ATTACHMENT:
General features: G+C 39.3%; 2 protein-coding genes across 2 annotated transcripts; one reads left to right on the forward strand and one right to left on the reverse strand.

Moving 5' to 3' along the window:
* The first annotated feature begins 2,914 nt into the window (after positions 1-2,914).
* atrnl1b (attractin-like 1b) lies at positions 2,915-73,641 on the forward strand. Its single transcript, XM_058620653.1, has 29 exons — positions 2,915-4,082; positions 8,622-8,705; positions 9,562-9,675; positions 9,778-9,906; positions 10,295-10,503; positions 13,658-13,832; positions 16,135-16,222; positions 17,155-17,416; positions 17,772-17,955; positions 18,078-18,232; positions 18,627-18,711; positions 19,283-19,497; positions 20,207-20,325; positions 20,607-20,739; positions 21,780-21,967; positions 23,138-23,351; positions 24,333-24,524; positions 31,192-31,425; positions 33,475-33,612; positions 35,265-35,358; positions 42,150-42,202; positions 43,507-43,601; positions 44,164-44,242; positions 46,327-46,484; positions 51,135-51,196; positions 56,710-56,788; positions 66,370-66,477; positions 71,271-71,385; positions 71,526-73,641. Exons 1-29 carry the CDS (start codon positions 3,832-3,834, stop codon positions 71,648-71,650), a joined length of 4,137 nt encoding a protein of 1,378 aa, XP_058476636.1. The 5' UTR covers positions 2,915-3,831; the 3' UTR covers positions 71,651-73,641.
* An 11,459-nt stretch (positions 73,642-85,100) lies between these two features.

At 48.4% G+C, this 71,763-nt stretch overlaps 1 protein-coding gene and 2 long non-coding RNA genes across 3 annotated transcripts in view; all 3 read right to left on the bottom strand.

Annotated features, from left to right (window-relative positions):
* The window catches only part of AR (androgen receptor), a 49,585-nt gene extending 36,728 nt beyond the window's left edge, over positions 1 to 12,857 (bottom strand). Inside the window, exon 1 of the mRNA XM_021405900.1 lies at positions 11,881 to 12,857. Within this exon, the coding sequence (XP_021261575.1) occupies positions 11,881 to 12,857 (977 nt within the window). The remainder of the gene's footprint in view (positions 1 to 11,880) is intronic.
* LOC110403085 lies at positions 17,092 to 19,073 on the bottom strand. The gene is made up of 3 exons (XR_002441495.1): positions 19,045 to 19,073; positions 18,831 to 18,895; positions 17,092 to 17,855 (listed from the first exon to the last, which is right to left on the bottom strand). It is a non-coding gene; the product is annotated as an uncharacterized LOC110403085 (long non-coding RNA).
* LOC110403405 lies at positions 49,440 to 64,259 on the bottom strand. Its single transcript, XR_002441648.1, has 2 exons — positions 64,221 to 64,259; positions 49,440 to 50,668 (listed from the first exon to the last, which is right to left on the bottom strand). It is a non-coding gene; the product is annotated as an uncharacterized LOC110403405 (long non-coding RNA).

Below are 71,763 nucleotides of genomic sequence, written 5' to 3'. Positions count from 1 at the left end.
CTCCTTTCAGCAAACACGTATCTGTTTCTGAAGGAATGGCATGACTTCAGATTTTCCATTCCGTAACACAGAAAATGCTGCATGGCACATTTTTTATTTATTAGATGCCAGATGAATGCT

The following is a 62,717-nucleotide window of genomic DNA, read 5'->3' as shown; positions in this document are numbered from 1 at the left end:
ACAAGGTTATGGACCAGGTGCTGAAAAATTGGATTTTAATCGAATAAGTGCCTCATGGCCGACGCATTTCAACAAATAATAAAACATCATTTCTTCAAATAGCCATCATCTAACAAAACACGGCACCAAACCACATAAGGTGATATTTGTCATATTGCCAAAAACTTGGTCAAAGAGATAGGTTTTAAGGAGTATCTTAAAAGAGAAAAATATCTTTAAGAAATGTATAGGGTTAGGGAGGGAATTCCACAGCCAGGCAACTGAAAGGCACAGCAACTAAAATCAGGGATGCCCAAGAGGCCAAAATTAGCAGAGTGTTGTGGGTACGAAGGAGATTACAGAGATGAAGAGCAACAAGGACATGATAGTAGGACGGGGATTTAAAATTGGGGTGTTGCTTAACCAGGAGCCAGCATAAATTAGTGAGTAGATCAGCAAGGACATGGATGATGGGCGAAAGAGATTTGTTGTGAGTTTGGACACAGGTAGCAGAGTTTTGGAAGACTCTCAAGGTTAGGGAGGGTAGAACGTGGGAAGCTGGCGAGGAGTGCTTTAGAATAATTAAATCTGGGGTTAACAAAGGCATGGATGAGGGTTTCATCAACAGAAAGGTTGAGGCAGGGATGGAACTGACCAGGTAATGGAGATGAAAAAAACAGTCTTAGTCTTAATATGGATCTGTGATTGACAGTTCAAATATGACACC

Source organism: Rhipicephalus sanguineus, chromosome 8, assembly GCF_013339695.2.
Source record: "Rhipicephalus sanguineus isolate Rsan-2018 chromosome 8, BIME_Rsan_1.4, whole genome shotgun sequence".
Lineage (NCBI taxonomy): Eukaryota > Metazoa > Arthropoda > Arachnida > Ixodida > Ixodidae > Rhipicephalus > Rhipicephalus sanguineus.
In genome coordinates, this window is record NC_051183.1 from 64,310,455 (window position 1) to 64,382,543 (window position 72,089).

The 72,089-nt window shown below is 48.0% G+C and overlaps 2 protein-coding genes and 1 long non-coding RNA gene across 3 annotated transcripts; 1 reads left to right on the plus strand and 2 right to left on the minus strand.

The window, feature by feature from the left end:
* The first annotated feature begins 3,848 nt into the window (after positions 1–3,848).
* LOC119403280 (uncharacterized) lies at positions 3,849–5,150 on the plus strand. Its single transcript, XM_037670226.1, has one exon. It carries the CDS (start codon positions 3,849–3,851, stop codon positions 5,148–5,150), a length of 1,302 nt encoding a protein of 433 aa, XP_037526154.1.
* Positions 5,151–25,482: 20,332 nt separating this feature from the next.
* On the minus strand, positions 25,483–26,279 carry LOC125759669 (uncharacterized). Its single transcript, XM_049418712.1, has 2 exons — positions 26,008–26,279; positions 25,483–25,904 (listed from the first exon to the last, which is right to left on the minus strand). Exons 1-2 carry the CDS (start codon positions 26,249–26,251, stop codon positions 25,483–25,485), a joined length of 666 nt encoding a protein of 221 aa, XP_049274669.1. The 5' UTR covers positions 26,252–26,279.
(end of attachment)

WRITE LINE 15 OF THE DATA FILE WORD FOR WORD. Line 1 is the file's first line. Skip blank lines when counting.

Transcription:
Source organism: Rhipicephalus sanguineus, chromosome 8, assembly GCF_013339695.2.